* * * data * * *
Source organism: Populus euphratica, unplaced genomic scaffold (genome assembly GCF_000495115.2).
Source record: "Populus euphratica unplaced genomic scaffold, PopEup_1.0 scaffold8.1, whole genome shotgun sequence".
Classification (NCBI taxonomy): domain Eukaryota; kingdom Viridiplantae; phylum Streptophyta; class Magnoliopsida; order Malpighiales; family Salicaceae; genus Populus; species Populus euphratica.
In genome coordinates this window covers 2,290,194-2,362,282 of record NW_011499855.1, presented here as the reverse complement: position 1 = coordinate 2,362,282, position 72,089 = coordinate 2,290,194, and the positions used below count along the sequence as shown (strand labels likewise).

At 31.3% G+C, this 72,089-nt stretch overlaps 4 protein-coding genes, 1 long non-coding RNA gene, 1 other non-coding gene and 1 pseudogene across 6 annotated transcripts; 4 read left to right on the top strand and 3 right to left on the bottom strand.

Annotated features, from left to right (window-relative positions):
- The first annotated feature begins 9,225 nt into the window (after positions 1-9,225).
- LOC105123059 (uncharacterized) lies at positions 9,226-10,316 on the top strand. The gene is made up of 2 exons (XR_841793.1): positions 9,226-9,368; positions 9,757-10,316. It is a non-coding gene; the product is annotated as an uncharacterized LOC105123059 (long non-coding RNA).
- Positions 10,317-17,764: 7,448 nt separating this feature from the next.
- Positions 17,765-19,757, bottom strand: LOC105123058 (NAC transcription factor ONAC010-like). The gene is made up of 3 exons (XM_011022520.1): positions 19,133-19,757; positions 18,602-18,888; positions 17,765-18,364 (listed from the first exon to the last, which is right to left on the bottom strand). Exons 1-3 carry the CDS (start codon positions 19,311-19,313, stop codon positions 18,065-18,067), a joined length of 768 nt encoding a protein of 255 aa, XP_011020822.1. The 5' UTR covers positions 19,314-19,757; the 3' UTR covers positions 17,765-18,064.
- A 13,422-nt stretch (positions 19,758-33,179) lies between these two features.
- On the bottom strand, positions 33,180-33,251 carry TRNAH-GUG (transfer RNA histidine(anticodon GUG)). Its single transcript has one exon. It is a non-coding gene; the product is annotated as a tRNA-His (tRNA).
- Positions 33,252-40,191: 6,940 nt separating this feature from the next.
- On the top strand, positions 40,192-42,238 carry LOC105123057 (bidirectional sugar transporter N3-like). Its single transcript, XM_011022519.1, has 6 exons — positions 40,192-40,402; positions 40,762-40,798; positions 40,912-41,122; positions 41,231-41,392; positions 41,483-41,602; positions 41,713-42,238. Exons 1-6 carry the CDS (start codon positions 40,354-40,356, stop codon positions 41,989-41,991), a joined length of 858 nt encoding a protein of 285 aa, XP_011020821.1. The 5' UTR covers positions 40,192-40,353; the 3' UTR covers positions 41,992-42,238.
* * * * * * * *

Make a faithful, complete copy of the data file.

Source organism: Populus euphratica, unplaced genomic scaffold (genome assembly GCF_000495115.2).
Source record: "Populus euphratica unplaced genomic scaffold, PopEup_1.0 scaffold8.1, whole genome shotgun sequence".
Classification (NCBI taxonomy): domain Eukaryota; kingdom Viridiplantae; phylum Streptophyta; class Magnoliopsida; order Malpighiales; family Salicaceae; genus Populus; species Populus euphratica.
In genome coordinates this window covers 2,290,194-2,362,282 of record NW_011499855.1, presented here as the reverse complement: position 1 = coordinate 2,362,282, position 72,089 = coordinate 2,290,194, and the positions used below count along the sequence as shown (strand labels likewise).

At 31.3% G+C, this 72,089-nt stretch overlaps 4 protein-coding genes, 1 long non-coding RNA gene, 1 other non-coding gene and 1 pseudogene across 6 annotated transcripts; 4 read left to right on the top strand and 3 right to left on the bottom strand.

Annotated features, from left to right (window-relative positions):
- The first annotated feature begins 9,225 nt into the window (after positions 1-9,225).
- LOC105123059 (uncharacterized) lies at positions 9,226-10,316 on the top strand. The gene is made up of 2 exons (XR_841793.1): positions 9,226-9,368; positions 9,757-10,316. It is a non-coding gene; the product is annotated as an uncharacterized LOC105123059 (long non-coding RNA).
- Positions 10,317-17,764: 7,448 nt separating this feature from the next.
- Positions 17,765-19,757, bottom strand: LOC105123058 (NAC transcription factor ONAC010-like). The gene is made up of 3 exons (XM_011022520.1): positions 19,133-19,757; positions 18,602-18,888; positions 17,765-18,364 (listed from the first exon to the last, which is right to left on the bottom strand). Exons 1-3 carry the CDS (start codon positions 19,311-19,313, stop codon positions 18,065-18,067), a joined length of 768 nt encoding a protein of 255 aa, XP_011020822.1. The 5' UTR covers positions 19,314-19,757; the 3' UTR covers positions 17,765-18,064.
- A 13,422-nt stretch (positions 19,758-33,179) lies between these two features.
- On the bottom strand, positions 33,180-33,251 carry TRNAH-GUG (transfer RNA histidine(anticodon GUG)). Its single transcript has one exon. It is a non-coding gene; the product is annotated as a tRNA-His (tRNA).
- Positions 33,252-40,191: 6,940 nt separating this feature from the next.
- On the top strand, positions 40,192-42,238 carry LOC105123057 (bidirectional sugar transporter N3-like). Its single transcript, XM_011022519.1, has 6 exons — positions 40,192-40,402; positions 40,762-40,798; positions 40,912-41,122; positions 41,231-41,392; positions 41,483-41,602; positions 41,713-42,238. Exons 1-6 carry the CDS (start codon positions 40,354-40,356, stop codon positions 41,989-41,991), a joined length of 858 nt encoding a protein of 285 aa, XP_011020821.1. The 5' UTR covers positions 40,192-40,353; the 3' UTR covers positions 41,992-42,238.